It never saw practical use because there were several drawbacks to restricting the driver’s hand movements. Also, many people found this idea too confusing and preferred the traditional wheel.

5/10 The lightning rod gear lever

lightning rod gear lever
via the Corvette forum

Some cars have cool controllers, but this example is not one of them. Hurst tried to change the game by introducing two levers into the change equation. It was easy to notice that the driver could easily grab the unintended shifter.

martian-mutant-hurst-prostitute-391-mile-1983-
Via: Psyne

Moreover, this design was too obstructive and unattractive. This system demanded a lot from the computers of the time. Here’s an example of classic car features that proves that less is more.

4/10 Ventilation windows

Vent window on a 1966 Ford Mustang GT Coupe
Via Mecum Auctions

Until the 1980s, this ventilation system was very popular, and no one thought that it was possible not to include it in a car. Here’s how it worked: you could spin a front quarter window on a vertical axis and tilt it, directing air into the cockpit while the car was in motion.

Classic ventilation window
by Dubizzle

An experienced smoker might throw the cigarette butt out the small window without checking. If you didn’t have a convertible car, this was the easiest way to circulate the air in the cabin without spending extra energy to run the AC unit.

3/10 Electric antenna

Electric antenna (antennamastrus)
via antenna mastsrus

These antennas had a motorized mechanism that retracted when you turned the radio on and off to improve signal reception. We’d love to see this cool oddity again, but back in the day, engines only lasted a few years before failing.

Related: 5 Car Design Features We Wish They’d Bring Back (5 We Hope Will Be Gone Soon)

electric antenna (rx7club)
Designed by rx7club

If you let your radio go into an automated car wash, the brushes would do a rough job of bending the antenna, making it impossible to retract.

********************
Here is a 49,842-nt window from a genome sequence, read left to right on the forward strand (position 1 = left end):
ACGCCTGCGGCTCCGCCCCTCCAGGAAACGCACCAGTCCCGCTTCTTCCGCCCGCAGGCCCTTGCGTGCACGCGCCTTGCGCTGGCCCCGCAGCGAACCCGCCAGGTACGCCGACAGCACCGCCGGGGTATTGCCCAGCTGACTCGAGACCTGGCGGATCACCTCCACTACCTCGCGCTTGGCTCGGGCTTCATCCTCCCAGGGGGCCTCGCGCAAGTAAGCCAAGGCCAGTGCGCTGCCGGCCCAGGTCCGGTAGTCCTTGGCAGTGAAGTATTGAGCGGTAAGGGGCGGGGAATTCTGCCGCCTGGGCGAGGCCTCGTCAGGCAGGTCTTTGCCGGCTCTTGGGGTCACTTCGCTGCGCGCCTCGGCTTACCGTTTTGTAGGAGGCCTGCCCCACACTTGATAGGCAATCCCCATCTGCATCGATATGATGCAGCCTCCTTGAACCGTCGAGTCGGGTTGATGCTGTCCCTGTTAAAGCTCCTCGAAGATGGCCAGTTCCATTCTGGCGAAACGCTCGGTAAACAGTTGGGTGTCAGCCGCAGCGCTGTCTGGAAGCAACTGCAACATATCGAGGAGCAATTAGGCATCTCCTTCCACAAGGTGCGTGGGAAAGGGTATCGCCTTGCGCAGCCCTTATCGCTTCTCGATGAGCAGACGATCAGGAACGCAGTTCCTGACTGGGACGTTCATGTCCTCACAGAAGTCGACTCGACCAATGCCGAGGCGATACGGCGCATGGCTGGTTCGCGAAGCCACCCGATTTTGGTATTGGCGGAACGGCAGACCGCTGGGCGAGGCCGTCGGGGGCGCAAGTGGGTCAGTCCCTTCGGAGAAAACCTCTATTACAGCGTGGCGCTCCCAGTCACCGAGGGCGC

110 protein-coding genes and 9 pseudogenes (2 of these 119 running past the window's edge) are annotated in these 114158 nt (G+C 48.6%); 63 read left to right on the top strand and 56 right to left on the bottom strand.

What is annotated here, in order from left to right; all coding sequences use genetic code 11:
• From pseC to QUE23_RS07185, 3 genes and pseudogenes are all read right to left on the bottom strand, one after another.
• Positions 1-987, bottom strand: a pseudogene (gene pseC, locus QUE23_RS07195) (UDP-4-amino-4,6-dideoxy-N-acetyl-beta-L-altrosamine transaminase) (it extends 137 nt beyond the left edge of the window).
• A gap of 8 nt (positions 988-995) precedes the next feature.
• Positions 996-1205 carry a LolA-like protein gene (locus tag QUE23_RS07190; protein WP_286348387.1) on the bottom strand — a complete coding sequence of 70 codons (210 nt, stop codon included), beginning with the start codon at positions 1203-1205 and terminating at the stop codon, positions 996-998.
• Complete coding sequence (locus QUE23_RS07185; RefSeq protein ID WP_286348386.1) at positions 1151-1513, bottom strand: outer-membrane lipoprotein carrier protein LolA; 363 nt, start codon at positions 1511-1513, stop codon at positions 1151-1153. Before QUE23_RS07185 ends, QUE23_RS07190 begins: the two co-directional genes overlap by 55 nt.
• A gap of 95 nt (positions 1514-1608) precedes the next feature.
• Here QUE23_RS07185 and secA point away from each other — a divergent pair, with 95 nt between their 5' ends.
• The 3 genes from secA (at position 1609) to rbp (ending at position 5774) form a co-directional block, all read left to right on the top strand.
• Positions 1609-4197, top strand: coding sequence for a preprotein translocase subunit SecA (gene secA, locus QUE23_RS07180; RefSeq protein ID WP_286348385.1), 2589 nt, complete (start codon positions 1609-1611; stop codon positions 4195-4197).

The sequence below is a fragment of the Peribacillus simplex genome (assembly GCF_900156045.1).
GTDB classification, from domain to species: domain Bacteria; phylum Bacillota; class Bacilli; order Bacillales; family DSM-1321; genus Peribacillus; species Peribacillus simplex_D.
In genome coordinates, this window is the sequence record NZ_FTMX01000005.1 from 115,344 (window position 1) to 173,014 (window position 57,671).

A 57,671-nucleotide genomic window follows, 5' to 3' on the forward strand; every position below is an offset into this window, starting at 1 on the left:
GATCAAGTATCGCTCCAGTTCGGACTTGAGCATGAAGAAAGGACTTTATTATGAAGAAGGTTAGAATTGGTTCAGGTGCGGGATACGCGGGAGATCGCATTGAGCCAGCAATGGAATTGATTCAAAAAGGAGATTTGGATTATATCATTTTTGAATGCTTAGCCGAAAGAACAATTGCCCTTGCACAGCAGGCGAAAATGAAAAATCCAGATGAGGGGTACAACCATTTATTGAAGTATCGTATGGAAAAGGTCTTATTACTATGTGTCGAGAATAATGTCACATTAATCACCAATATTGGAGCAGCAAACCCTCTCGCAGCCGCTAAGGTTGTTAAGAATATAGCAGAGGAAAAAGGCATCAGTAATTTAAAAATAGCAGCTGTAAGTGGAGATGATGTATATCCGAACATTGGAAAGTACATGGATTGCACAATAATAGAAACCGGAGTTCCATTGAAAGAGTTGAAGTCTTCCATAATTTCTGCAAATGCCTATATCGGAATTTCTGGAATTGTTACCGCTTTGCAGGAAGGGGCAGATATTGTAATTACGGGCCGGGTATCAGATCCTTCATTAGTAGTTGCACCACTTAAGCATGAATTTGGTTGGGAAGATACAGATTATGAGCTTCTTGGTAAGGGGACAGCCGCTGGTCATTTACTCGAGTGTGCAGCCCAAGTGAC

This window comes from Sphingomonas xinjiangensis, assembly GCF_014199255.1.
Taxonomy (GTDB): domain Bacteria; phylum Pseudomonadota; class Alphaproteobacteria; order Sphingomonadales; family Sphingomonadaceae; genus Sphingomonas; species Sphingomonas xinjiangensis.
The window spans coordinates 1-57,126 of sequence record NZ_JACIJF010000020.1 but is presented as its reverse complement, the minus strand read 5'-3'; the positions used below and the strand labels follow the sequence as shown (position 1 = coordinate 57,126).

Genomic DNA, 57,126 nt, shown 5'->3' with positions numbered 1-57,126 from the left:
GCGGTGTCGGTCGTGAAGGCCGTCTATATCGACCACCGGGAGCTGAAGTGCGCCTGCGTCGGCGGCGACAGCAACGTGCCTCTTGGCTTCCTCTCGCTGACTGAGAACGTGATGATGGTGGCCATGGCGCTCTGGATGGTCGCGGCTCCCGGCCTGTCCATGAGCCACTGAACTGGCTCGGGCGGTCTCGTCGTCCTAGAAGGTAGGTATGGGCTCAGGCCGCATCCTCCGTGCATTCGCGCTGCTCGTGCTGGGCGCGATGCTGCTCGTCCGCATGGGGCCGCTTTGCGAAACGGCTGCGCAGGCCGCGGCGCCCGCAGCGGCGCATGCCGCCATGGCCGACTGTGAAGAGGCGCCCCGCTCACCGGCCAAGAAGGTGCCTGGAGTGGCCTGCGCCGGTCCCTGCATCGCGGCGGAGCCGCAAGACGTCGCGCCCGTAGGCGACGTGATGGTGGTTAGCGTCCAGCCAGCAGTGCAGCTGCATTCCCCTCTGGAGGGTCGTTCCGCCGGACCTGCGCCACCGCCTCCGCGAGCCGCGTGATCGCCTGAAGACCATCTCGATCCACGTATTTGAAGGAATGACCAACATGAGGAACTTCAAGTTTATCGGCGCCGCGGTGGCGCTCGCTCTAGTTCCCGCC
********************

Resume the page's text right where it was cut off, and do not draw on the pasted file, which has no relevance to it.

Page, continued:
2/10 Automatic seat belts

Automatic seat belts-2
via Curbside Classic

Here’s another idea that sounds better on paper than in practice. The idea was to prevent you from forgetting to fasten your seat belt. It requires everyone to buckle up and ensures everyone’s safety.

automatic seat belts
Via thenewswheel.com

However, it’s one of those classic car features that we’re glad no longer exists, as the automatic seat belt required some of the driver’s work too. Ironically, it also resulted in injury if you ignored the last part of the abdominal part buckling.

Related: 5 Classic Car Features We’d Pay To Have In Modern Cars (& 5 We’re Glad We Gone)

1/10 Wing mirrors

Fender-mounted mirrors
via The Mirror

The Fender mirrors were a great design that looked cool but fell out of fashion for a variety of reasons. Fender mirrors used to be common, but in the real world they’re rubbish. They should help the driver to check his blind spot without taking his eyes off the road.

1982 Honda Prelude with fender mirrors
Via Mecum Auctions

However, they’re too far away, and unless you have Superman’s supervision, it’s not realistic to see a small mirror from that far away. It would take most drivers longer to determine if the space is open when squinting in the rearview mirror, unlike the exterior mirrors we know today.

[ad_2]Source link